Gender inequality gives a higher risk of HIV infection for women
A blog by Mary Muia, Kenyan Soroptimist of Karen Blixen club of Nairobi, health professional and SIFAF Task Force Chair (2018-2020)
Last week, I was privileged to join thousands of delegates from all over the world to attend the 22nd International AIDS Conference hosted in Amsterdam, the Netherlands July 23-27 2018. My day-to-day work revolves around working with vulnerable groups to prevent and reduce the AIDS impact in my country, Kenya. Clear links exist between gender inequality and the risk of HIV infection.
Adolescent girls and young women are at a high HIV risk due to their vulnerability to gender-based violence. Globally 1 in 3 women will experience intimate partner or non-partner sexual violence. Adolescent girls and young women account for a disproportionate number of new infections: Globally, young women are twice as likely to acquire HIV as their male counterparts. In sub-Saharan Africa, 3 in 4 new HIV infections among 15 to 19-year-olds are among girls. In Eastern and Southern Africa, despite making up only 10% of the population, girls and young women aged 15-24 account for around one in four new infections.
Under the theme Breaking Barriers, Building Bridges, I was honored to share programmatic lessons learned in the just concluded AIDS 2018 conference on the topic “Confronting gender-based violence to reduce HIV risk among adolescent girls and young women in Kenya”. Adolescent girls and young women in Nairobi’s informal settlements are uniquely vulnerable to HIV. Their vulnerability cuts across behavioral, social and biological factors. Adolescent girls and young women often engage in age-disparate and/or transactional relationships as a result of poverty and unemployment, putting them at increased HIV risk. Compounded with gender and power imbalance, adolescent girls and young women require special skills to prevent and deal with violence in their settings.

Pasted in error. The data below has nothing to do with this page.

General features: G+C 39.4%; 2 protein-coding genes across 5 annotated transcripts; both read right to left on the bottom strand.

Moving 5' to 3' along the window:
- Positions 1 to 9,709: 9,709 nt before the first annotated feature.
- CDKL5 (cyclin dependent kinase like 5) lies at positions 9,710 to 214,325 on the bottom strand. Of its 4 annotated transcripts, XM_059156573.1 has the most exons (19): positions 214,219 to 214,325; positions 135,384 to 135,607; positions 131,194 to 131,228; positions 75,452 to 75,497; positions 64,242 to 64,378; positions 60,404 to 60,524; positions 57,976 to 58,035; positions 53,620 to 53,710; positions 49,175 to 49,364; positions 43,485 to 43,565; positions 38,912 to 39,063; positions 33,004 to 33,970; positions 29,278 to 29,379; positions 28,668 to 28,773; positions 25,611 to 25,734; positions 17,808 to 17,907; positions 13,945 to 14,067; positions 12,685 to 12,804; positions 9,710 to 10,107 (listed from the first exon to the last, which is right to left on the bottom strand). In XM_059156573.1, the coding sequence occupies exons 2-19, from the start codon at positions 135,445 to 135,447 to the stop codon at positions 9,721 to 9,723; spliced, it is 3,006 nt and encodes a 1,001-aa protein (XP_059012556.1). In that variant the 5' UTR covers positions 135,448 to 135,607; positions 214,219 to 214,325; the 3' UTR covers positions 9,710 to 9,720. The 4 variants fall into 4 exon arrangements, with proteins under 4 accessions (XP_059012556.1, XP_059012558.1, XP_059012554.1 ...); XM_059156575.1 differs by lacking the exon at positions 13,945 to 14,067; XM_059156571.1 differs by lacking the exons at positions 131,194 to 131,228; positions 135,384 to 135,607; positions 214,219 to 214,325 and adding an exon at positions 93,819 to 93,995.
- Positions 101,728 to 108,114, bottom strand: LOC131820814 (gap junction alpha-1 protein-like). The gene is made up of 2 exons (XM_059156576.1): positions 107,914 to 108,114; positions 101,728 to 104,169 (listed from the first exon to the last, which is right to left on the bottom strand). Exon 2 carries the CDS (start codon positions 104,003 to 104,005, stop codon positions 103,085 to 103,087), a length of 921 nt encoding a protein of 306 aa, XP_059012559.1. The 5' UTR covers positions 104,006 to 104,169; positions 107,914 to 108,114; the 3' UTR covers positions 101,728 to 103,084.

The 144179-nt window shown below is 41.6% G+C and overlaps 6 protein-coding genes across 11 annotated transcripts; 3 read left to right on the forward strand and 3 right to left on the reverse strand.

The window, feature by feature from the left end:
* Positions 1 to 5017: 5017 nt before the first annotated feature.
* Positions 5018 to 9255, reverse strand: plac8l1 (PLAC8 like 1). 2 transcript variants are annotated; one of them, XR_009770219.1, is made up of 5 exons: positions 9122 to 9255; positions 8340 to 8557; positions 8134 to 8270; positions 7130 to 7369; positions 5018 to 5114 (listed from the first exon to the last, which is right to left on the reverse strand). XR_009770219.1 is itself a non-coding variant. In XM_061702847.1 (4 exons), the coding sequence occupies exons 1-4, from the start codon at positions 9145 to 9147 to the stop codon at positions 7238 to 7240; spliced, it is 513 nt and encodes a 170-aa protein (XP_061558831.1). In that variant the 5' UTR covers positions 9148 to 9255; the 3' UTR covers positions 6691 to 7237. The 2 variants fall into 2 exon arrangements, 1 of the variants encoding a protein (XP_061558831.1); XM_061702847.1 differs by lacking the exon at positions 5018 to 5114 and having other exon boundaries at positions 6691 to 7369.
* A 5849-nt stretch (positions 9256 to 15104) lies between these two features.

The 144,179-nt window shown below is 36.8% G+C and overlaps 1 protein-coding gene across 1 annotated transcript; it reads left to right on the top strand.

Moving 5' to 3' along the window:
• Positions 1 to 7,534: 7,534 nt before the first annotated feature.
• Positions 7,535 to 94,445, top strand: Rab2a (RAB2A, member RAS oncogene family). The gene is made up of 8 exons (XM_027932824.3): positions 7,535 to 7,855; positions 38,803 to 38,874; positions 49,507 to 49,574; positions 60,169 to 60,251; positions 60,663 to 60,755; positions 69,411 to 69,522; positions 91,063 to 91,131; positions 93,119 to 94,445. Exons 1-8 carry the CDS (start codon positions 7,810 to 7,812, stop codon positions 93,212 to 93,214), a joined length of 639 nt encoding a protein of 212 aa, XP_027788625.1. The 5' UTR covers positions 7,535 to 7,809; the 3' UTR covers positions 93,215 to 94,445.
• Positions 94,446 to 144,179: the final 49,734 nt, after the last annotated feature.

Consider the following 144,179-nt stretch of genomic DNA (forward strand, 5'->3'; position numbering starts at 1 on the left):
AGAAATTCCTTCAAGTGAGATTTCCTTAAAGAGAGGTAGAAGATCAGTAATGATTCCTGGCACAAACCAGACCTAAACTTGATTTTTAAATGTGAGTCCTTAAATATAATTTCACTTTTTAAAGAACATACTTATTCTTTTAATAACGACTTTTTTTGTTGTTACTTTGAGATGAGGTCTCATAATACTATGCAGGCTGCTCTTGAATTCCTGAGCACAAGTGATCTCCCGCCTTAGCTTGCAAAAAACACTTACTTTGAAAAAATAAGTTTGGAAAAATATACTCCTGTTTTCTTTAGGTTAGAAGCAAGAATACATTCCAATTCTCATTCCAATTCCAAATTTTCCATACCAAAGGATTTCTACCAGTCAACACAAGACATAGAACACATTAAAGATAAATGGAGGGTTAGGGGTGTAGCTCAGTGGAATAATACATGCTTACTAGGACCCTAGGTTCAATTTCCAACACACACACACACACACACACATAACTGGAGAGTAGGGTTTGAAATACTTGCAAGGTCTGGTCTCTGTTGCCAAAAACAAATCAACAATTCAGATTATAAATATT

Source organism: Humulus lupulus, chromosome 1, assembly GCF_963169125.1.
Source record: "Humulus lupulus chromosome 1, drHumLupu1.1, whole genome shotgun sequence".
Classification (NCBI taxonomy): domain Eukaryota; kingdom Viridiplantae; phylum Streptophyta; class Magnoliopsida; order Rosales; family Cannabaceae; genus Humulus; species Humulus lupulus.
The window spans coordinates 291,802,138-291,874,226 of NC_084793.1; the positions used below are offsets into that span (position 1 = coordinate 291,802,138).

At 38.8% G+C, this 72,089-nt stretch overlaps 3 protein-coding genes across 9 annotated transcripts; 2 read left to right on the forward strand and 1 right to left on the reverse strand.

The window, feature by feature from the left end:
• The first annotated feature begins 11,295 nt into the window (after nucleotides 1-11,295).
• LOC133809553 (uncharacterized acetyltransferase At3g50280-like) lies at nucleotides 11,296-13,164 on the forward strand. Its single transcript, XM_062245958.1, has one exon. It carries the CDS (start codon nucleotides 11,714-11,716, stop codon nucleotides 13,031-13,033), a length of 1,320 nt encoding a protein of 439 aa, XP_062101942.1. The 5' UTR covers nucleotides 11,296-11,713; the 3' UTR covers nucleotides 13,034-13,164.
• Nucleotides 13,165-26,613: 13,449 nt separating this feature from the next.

Group therapy for victims of gender-based violence proved to work for girls and women living in Nairobi’s informal settlements. Under the guidance of a trained trauma counselor, the adolescent girls and young women gained trust and confidence and became able to recognize their emotional self-awareness and develop cognitive autonomy, the ability to take responsibility for their own change to confront gender-based violence.
I also joined other delegates in a session hosted by “Girls not Brides” to move forward the conversation about the importance of communities protecting young girls from forced child marriages. The discussions concluded that some of the factors which put girls at higher risk of HIV infection are the same as those that put girls at risk of child marriage. These include gender inequalities, poverty and low education attainment which limit girls’ ability to decide about their health, who to have sex with and when to marry.
This is, therefore, a wakeup call to all Soroptimists to increase efforts towards the elimination of all forms of gender-based violence and child marriages and so reduce new HIV infection.